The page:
A little more than a year after World War II ended, the Basketball Association of America, the primordial ooze from which the NBA emerged, debuted with the Knicks playing the Toronto Huskies. New York won 68-66. 70 seasons and 5,392 games later, the players have changed, the rules, the jerseys, and the venues. Only one constant remains. The hate.
Rivalries are usually thought of as long-running blood feuds, but most are short-lived. From 1951-1953, the Knicks lost three straight years in the Finals, once to the Rochester Royals (who begat the Cincinnati Royals, who begat the Kansas City-Omaha Kings, who begat the Sacramento Kings) and then consecutively to the Minneapolis Lakers (who won it all five of their first 12 years, proving whatever deal the Lakers struck with the devil preceded their 1960 move to L.A.). In the late '50s New York's playoff bugaboo was the Syracuse Nationals, who became the 76ers in 1963.
There's surprisingly little heat in the history of the Knicks-Sixers rivalry, despite a half-century of geographic proximity that's bloomed into sports-hate in every other major sport (Rangers/Flyers; Giants/Eagles; Mets/Phillies). The first three teams to inflict heartache on the blue-and-orange no longer exist. It's hard to hate what doesn't exist. So let's look at the beefs that have burned brightest throughout Knickstory. Here in part 1, we'll examine the Knicks perma-antagonists and remember a dormant but once-fierce foe.
Eternal Flame Rivals
This rivalry pretty much has it all. Geography. History (both began play in 1946 and both survived, unlike 15 of the first 23 teams in the BAA/NBA). Inequality (Boston wins a lot. The Knicks don't). The only thing lacking has been consistency - usually when one team is good, the other isn't. But even that's meaningful: absence makes the hate grow fonder. This is a blood feud fans long for. The Knicks and Celtics haven't both been good in the same year since 1992, when Boston, after lagging behind New York all year, came from behind to win the division on a tiebreaker thanks to Larry Bird being Larry Bird even when he could barely stand upright.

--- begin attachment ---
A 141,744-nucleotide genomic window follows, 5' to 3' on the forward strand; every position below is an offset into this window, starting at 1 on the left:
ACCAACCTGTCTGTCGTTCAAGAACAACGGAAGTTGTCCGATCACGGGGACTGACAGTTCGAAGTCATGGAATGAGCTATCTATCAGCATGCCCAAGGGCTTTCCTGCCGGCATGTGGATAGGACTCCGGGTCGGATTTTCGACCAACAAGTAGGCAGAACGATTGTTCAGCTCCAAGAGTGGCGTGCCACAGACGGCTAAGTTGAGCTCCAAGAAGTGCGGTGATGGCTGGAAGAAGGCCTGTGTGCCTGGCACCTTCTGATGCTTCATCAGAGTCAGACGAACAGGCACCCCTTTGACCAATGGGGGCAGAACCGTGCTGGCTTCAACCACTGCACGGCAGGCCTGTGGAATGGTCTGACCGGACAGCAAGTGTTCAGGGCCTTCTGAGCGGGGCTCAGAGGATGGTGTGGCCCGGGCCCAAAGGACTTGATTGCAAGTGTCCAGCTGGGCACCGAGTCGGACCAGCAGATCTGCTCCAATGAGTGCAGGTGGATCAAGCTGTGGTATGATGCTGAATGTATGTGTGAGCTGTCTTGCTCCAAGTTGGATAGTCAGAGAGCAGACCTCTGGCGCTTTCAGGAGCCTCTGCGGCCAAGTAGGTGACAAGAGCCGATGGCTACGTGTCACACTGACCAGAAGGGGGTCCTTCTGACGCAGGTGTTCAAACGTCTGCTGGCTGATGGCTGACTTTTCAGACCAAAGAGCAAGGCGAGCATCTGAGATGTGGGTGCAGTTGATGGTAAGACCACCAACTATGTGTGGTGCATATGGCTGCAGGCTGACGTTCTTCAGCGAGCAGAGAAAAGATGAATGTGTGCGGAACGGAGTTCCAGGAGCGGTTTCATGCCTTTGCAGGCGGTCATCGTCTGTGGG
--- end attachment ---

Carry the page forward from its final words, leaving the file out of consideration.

But the seeds of a real rivalry grow strong in the soil of the playoffs, and Knicks/Celtics postseasons trace back to 1955, when the Bob Cousy/pre-Bill Russell Celts upset the top-seeded Knickerbockers of Nat "Sweetwater" Clifton and Harry "The Horse" Gallatin.
As the Celtic dynasty of the 1960s neared its end, the Knick glory days were kicking into gear. Twice Red Holzman's rising tide crashed and broke on the rocks of Red Auerbach's ring machine. The Boston behemoth won eight championships in a row and 11 of 13, dispatching the Knicks in 1967 and 1969. Soon the tables turned, with New York coming out on top in 1972 and 1973. In '73 the Knicks became the first team ever to win a Game 7 in Boston Garden, the NBA equivalent of breaking into Jay-Z's bedroom at 3:00 a.m., challenging him to a rap battle, and beating his ass so badly Beyonce jumps out from beneath the covers and runs off with you. The Celtics beat the Knicks in the 1974 conference finals en route to another title.
That stretch of five playoff meetings in eight years is the apex of the rivalry, but there have been some other highlights. In 1984, Bernard King's brilliance helped the Knicks push the eventual-champ C's to a Game 7. Six years later, Patrick Ewing dropped 31 points (and 10 assists!) to finish off Boston in Game 5. In 2011, the Knicks were giving a Celtic team that'd reached the Finals the prior year all they could handle, until Amar'e Stoudemire's back spasms happened, Chauncy Billups' knee strain happened, and Jared Jeffries happened. And who could forget New York's most recent playoff series win, when they put the final stake through the heart of the unholy Pierce/Garnett/Rondo/Rivers union.
Celtic hatred remains blessedly strong, the kind parents bequeath to their children. Kevin Garnett and Paul Pierce are probably the most hated Knick opponents since Alonzo Mourning and Reggie Miller. The Knicks and Celtics are among the league's weaker sisters at the moment...which means there's a chance they could both be good and battling each other in meaningful games again soon. Fingers crossed.